A History of Philosophy, Vol. 2: Medieval and Renaissance by Frederick Copleston

By Frederick Copleston

Conceived initially as a major presentation of the advance of philosophy for Catholic seminary scholars, Frederick Copleston's nine-volume A heritage Of Philosophy has journeyed a ways past the modest goal of its writer to common acclaim because the top heritage of philosophy in English.Copleston, an Oxford Jesuit of vast erudition who as soon as tangled with A.J. Ayer in a fabled debate in regards to the lifestyles of God and the opportunity of metaphysics, knew that seminary scholars have been fed a woefully insufficient nutrition of theses and proofs, and that their familiarity with so much of history's nice thinkers used to be decreased to simplistic caricatures.  Copleston got down to redress the inaccurate via writing an entire heritage of Western Philosophy, one crackling with incident and highbrow pleasure - and one who supplies complete position to every philosopher, proposing his concept in a superbly rounded demeanour and exhibiting his hyperlinks to those that went sooner than and to people who got here after him.

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Extra resources for A History of Philosophy, Vol. 2: Medieval and Renaissance Philosophy From Augustine to Duns Scotus

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In the preceding chapter he has proposed a dilemma: either material things proceed from God, in which case God, as their Source, would contain matter in Himself, would be material, or, if God is not material, then material things do not proceed from Him and matter is eternal. Gregory, however, rejects both the materiality of God and dualism, and the natural conclusion of this would be that the qualities of which bodily things are composed are not material. It is true that, while asserting creation ex nihilo, Gregory asserts that we cannot comprehend how God creates the qualities out of nothing; but it is reasonable to suppose that in his eyes the qualities which form body are not themselves bodies: in feet they could not be, since there is no concrete body at all except in and through their union.

G. Porphyry. In this first part, the Dialectica, he makes clear his opinion that philosophy and profane science are the instruments or handmaids of theology, adopting the view of Clement of Alexandria and the two Gregories, a view which goes back to Philo the Alexandrian Jew and was often repeated in the Middle Ages. 1 In the second part of his great work he gives a history of heresies, using material supplied by former writers, and in the third part, the De Fide Orthodoxa, he gives, in four books, an orderly treatment of orthodox Patristic theology.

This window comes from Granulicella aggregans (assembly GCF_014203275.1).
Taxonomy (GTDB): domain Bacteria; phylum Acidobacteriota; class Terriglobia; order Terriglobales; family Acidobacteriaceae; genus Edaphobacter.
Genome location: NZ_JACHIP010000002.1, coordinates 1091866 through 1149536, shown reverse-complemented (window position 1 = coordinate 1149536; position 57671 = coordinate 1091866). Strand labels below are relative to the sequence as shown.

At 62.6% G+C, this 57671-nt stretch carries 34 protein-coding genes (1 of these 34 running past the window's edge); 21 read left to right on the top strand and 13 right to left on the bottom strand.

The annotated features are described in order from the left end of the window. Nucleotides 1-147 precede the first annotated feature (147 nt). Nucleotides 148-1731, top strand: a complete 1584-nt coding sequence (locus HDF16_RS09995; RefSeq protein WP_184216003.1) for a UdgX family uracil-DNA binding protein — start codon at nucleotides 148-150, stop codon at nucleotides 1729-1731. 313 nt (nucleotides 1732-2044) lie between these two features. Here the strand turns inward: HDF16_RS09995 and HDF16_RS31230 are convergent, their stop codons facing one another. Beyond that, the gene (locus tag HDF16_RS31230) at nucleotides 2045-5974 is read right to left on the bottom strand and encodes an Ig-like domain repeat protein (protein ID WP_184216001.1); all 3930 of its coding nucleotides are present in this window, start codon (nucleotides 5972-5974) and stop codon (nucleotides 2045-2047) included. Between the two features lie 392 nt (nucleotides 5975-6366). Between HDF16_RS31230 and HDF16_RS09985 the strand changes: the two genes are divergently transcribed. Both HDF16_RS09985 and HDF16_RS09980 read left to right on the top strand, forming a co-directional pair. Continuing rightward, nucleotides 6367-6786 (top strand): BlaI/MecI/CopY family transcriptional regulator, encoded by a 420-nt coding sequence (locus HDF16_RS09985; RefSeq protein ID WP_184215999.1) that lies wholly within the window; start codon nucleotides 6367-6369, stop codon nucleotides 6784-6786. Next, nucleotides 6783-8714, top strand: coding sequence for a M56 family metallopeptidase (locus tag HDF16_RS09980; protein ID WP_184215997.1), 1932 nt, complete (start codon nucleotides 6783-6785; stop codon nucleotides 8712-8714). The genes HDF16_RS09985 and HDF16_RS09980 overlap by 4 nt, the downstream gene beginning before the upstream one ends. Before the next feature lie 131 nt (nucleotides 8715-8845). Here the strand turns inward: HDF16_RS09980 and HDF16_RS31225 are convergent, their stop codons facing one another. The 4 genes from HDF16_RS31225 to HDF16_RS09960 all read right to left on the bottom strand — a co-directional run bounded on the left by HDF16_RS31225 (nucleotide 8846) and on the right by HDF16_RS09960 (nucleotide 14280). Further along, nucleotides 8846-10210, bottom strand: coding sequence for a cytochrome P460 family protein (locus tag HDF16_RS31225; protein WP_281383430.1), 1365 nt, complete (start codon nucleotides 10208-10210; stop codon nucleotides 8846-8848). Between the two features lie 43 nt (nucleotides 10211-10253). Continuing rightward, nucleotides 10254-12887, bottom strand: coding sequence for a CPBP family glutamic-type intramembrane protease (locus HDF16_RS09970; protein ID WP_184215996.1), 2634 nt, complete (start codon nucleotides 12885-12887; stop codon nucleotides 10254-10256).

3 However, he speaks ambiguously even on the nature of the soul, and in his Apology4 he gives as a reason for the resurrection of the bodies of the wicked that 'the soul is not capable of suffering without the solid substance, that is, the flesh'. It is probably best to say, then, that, while Tertullian's language often implies materialism of a rather crass sort, his meaning may not have been that which his language would often imply. When he teaches that the soul of the infant is derived from the father's seed like a kind of sprout (surculus, tradux),s he would seem to be teaching a clearly materialistic doctrine; but this 'traducianism' was adopted partly for a theological reason, to explain the transmission of original sin, and some later writers who inclined to the same view, did so for the same theological reason, without apparently realising the materialistic implications of the doctrine.

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